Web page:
At the risk of further violence to an already-deceased equine, let me pull in another comment on this subject. This one comes from scientist and science fiction writer Mike Brotherton, one of those responding to the ScienceOnline09 questions. I really don’t mean to pick on Mike (he runs a really fantastic blog and I highly recommend you check it out if you haven’t already), but this seems so relevant to what I was just saying above:
People who are not in a position to take a class, or who won’t pick up a textbook, still turn on their TV. There’s a real opportunity that hasn’t been exploited.
Right now people read stories or watch shows that are supposed to be realistic, and what we’ve learned from science about how things work has no relationship to what happens.
I may sound cruel and heartless and a downright bastard, but I have little to no sympathy for someone who “won’t” pick up a textbook, or at least a popular science book. If someone has no interest in science, then fine for them, that’s their own business, but then I’m not going to worry overly much about whether or not their grasp of science is being warped by science fiction. And, at least in the developed countries of the world (which are the main consumers of sf anyway), who doesn’t have an opportunity to take a class? I seem to remember some science somewhere in there between starting kindergarten and graduating high school. As for people turning on their tv’s, well, there’s more on tv than just science fiction. They could, for instance, check out PBS, the Discovery channel, the Learning Channel, National Geographic Channel, and so forth…. hey, I’ve even seen some science programs on the History Channel.
And where does this assumption come from that science fiction tv shows are “supposed to be” realistic? Says who? Is there a statement at the start of the show that promises no laws of physics will be violated? Never seen one, myself.
Now don’t get me wrong, I’m not saying science fiction shouldn’t make an effort to portray science as realistically as it can, within the needs and constraints of the story. That’s definitely a good thing, and something I expect from a good sf author (and there is sf out there with solid science — consider Clarke, as just one example). I guess what I’m doing is making a point about individual knowledge, responsibility, and judgement. As a reader or viewer, I see it as MY responsibility to judge a work of fiction against what I know of the real world. And it’s ultimately MY responsibility to learn something about that world, whether via my education or from picking up a book on whatever interests me — biology, physics, history, or whatever. There’s something very distasteful to me about people who are too lazy to do that, people who passively accept whatever flows into their brains from their entertainment sources and expect it to reflect reality, without utilizing their minds at least a little bit to try to analyze the matter for themselves.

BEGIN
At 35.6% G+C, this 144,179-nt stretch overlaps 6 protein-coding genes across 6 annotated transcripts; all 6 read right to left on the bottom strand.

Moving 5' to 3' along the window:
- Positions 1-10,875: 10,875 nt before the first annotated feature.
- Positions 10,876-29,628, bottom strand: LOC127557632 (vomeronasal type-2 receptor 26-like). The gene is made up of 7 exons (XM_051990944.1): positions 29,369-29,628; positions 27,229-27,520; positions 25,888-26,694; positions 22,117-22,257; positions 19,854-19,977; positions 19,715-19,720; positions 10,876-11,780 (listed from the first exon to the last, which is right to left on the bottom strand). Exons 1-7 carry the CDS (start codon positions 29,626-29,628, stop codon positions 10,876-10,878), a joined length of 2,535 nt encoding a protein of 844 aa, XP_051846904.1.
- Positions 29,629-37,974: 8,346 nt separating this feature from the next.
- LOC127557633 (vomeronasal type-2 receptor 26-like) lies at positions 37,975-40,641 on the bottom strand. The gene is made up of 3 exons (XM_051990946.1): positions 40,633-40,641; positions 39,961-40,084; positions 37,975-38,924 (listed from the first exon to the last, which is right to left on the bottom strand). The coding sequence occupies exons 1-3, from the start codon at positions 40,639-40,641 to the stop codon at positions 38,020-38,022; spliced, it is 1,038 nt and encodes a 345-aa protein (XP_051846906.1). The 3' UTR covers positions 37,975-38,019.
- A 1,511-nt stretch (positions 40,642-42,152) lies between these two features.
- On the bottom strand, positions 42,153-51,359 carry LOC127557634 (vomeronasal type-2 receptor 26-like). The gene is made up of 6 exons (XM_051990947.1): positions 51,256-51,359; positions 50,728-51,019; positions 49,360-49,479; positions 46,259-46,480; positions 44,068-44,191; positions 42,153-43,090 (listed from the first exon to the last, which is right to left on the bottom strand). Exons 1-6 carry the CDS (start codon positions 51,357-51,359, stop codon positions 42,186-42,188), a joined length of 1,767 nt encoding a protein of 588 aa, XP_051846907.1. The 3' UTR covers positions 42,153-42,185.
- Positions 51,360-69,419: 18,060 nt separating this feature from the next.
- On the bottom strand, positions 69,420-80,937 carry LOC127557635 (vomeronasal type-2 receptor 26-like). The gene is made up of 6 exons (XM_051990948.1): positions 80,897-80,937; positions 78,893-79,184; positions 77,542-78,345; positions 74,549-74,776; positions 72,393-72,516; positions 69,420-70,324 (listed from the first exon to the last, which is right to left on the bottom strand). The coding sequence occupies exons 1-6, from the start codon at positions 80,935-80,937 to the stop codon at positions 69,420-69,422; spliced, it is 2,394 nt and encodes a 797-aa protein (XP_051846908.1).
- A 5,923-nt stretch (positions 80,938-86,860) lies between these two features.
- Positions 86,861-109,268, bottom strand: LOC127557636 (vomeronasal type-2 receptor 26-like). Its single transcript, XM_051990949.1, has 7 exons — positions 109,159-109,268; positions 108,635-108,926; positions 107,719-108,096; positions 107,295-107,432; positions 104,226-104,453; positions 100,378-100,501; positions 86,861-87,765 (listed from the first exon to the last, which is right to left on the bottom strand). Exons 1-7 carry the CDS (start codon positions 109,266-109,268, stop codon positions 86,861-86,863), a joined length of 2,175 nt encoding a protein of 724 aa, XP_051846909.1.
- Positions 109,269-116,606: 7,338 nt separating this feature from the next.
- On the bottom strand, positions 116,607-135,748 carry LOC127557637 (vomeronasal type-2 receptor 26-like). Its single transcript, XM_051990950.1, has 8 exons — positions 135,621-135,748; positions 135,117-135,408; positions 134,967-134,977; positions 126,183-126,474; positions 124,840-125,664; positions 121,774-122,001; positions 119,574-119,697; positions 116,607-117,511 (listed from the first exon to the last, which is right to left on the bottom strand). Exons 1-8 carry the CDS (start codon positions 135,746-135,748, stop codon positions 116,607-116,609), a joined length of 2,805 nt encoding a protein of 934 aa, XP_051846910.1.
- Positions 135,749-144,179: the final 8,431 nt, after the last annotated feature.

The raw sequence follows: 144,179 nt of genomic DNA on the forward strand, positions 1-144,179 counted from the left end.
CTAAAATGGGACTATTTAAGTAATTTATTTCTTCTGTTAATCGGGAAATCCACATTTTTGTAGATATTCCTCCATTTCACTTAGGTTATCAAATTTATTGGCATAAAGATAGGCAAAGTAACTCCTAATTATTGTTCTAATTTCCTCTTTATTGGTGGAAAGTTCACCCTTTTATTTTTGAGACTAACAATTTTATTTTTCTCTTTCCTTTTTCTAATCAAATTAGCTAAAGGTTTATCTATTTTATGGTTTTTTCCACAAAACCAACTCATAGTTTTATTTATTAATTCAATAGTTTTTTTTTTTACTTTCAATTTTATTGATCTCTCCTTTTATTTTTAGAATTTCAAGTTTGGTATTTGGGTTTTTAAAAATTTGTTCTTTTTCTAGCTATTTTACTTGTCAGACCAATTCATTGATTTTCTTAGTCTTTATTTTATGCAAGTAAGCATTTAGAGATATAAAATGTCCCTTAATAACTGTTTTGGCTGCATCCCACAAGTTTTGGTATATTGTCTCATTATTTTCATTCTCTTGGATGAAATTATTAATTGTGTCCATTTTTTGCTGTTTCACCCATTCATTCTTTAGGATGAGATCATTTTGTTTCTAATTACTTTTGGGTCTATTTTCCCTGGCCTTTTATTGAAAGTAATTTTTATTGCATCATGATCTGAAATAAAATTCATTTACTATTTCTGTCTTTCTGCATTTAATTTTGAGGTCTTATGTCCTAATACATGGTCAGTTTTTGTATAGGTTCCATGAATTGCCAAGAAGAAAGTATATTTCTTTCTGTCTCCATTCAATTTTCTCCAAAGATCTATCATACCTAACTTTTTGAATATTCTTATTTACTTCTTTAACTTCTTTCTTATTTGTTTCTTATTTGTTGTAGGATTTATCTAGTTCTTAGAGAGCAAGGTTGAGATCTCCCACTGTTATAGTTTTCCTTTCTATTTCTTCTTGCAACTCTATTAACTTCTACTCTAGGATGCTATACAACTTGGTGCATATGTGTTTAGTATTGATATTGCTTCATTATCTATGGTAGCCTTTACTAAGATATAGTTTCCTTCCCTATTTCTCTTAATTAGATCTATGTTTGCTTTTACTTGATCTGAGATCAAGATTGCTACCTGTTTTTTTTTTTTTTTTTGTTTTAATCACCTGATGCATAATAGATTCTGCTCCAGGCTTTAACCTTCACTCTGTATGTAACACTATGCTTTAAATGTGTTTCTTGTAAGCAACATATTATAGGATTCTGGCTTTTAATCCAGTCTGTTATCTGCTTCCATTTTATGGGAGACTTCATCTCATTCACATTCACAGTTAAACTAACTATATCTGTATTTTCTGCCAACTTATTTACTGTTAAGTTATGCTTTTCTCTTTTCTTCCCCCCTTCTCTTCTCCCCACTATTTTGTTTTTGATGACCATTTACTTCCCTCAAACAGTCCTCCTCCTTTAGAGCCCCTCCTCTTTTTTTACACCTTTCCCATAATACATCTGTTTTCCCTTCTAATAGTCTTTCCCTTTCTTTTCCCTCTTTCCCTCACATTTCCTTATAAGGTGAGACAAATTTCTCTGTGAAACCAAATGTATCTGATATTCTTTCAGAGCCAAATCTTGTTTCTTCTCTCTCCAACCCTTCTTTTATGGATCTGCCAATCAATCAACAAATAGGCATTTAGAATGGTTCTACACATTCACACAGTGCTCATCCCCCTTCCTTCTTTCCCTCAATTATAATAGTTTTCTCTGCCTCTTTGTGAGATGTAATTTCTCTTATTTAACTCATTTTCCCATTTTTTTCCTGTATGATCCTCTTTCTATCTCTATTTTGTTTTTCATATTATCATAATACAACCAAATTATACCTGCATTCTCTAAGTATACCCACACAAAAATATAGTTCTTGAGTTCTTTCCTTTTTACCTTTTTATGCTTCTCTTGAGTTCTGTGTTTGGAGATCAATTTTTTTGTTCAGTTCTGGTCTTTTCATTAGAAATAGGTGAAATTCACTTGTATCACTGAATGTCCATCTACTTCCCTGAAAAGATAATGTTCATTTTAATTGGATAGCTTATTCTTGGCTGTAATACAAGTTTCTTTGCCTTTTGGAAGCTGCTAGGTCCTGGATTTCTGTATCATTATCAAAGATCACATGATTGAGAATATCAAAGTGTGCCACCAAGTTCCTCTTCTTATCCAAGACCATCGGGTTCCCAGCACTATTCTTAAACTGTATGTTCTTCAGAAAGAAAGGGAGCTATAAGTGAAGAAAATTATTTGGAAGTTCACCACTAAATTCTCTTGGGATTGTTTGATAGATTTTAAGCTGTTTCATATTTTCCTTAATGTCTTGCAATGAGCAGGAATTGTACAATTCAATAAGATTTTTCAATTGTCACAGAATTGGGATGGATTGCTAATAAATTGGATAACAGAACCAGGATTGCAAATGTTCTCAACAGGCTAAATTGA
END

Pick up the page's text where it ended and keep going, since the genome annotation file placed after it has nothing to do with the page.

Bottom line: it’s great for science fiction to help people get interested in science and to help develop their appreciation for the possibilities of science; but sf should not feel like it’s shackled to a podium in a lecture hall, compelled to educate the masses in a subject for which there are other, more suitable avenues of instruction. And people should realize that fiction is not necessarily the best place to gain scientific knowledge.